OPINIONS US' fussiness over China's rocket debris is low ploy: Global Times editorial

OPINIONS

US' fussiness over China's rocket debris is low ploy: Global Times editorial

Global Times

09:35, May 10, 2021

Photo: GT

Debris from China's Long March-5B Y2 carrier rocket landed in the Indian Ocean at 10:24 am Beijing time, west of the Maldives archipelago. Some US authorities and media outlets previously smeared that China's rocket debris was falling back to Earth "in an uncontrolled re-entry" and that China was "irresponsible." Their hype and smears were in vain.

In the past few days, some US scientists and even NASA have acted against their conscience, describing how "dangerous" the rocket debris is and how "China is failing to meet responsible standards." The US media has been hyping how the debris was "falling out of control," as if the behemoth is more likely to hit densely populated areas than the wreckage of rockets launched by the US. This is shameless hype. A few US scientists have participated in discrediting China's aerospace industry, which is a kind of degradation.

Here are some important facts: The landing points for the rocket debris have gone under estimation and calculation, and there is no complete control of how rocket debris deorbits and falls back to Earth. There is also no evidence proving that the landing points of US rocket debris are more controllable compared with those of China's. In March, a piece of debris from a SpaceX rocket fell onto a farm in Washington state, which is one of the closest examples of rocket debris that had the potential to cause damage.

Unless a rocket is fully recycled after its launch, there will always be some uncontrollable factors. As far as we know, China is stepping up research on the recovery technology of rockets after launch. The upper stage of the Long March-5B Y2 rocket has been deactivated, which means that most of its parts will burn up upon reentry, making it extremely unlikely there will be damage to ground facilities. Besides, the ocean covers more than 70 percent of Earth's surface, and there are many uninhabited areas on land. During the nearly 60 years of space activities, the calculated fall of rocket debris has not caused casualties so far. In addition, the risks of falling rocket debris are the same, no matter whose rocket it is. It is seriously anti-intellectual to claim that China's rocket debris is especially risky.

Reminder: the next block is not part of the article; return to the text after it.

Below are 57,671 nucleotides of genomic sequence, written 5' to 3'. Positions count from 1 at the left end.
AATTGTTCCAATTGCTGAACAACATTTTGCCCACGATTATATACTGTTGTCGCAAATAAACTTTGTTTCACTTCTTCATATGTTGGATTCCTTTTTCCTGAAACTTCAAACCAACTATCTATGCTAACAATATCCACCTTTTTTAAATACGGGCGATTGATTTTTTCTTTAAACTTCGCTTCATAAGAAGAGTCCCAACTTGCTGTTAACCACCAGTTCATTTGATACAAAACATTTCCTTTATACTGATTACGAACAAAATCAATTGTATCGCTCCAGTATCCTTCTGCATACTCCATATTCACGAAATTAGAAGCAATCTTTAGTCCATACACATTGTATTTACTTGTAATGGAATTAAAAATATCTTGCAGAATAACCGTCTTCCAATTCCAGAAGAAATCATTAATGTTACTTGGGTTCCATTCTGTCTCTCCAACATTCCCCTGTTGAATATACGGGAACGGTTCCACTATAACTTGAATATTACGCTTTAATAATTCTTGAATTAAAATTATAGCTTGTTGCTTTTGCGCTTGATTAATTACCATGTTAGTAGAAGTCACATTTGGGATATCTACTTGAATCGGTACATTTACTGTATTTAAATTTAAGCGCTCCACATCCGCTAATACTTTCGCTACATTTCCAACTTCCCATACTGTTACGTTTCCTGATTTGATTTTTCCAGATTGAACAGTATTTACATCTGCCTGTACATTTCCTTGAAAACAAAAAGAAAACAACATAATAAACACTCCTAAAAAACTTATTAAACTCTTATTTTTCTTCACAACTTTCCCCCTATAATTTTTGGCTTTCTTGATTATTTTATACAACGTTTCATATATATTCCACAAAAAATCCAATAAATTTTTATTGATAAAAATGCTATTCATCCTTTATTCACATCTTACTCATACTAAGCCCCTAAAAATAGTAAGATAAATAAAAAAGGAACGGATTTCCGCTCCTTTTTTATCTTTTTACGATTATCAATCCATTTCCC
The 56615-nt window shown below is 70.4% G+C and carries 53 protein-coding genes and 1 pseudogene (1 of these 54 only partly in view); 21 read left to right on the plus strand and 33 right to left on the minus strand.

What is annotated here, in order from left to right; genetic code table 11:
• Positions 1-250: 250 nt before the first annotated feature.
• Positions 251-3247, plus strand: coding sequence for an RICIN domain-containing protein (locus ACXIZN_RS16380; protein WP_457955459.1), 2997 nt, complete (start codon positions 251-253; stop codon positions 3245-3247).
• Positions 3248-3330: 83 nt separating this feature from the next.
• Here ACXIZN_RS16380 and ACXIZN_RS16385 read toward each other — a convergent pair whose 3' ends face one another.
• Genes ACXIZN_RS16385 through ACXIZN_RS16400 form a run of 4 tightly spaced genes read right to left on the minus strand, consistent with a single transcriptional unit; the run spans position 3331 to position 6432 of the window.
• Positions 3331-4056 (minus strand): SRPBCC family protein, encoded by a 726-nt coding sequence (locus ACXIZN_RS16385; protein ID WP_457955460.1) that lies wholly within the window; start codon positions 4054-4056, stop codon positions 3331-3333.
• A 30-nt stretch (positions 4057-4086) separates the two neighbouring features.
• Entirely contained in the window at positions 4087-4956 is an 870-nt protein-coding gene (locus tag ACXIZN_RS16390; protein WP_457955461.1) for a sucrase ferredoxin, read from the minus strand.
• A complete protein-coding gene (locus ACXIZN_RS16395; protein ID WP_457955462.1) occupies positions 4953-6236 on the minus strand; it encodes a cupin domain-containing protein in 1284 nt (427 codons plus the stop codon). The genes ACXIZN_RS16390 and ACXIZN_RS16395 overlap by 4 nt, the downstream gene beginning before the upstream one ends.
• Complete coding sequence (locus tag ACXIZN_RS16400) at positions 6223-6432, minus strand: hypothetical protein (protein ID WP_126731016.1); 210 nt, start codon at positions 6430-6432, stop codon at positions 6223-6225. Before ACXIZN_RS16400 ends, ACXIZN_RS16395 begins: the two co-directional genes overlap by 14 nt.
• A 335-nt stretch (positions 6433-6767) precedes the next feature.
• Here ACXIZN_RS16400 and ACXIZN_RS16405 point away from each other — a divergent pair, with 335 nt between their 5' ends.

Through the US' hype about the Chinese rocket, Chinese people and those in the international community who understand the common sense of space launches once again realize the collective petty-mindedness of some US elites. These people are jealous of China's rapid progress in space technology. They cannot stand the fact that in several years there will be only Chinese space station in orbit. Some of these people even try to use the noises they made to obstruct and interfere with China's future intensive launches for the construction of its space station. They criticize China to give vent to their emotions, and at the same time, try to implement their evil plans.

China is faced with the US that is particularly afraid of the progress of others, even though its competitiveness has declined compared to the past. However, Washington still controls some of the loudest "loudspeakers" in the world. These "loudspeakers" can smear China and lead others to do so. They disguise their selfishness and unreasonable demands as some kind of international justice. This is not only a problem for China, but also a challenge for humankind as a whole.

It is foreseeable that Washington will keep nitpicking and discrediting Beijing over the construction of space station.

China needs to take action in this regard. We need to release more information actively, and communicate with the global community in time and balance the mud thrown at Beijing by Washington as much as possible. And we should just ignore the noises that we cannot block. China will go on working hard in our fields, while the US chirps like a cricket with its little fellows.

Beijing's future launches for space station construction cannot be delayed. Other launches need to be carried out as planned. China has no obligation to please public opinion in the US and other Western countries in the field of space, nor in other areas. Beijing's actions accord with international rules and its rights. Washington and its allies do not have the right to judge it. The most correct attitude toward their incessant pestering is to despise their behavior.

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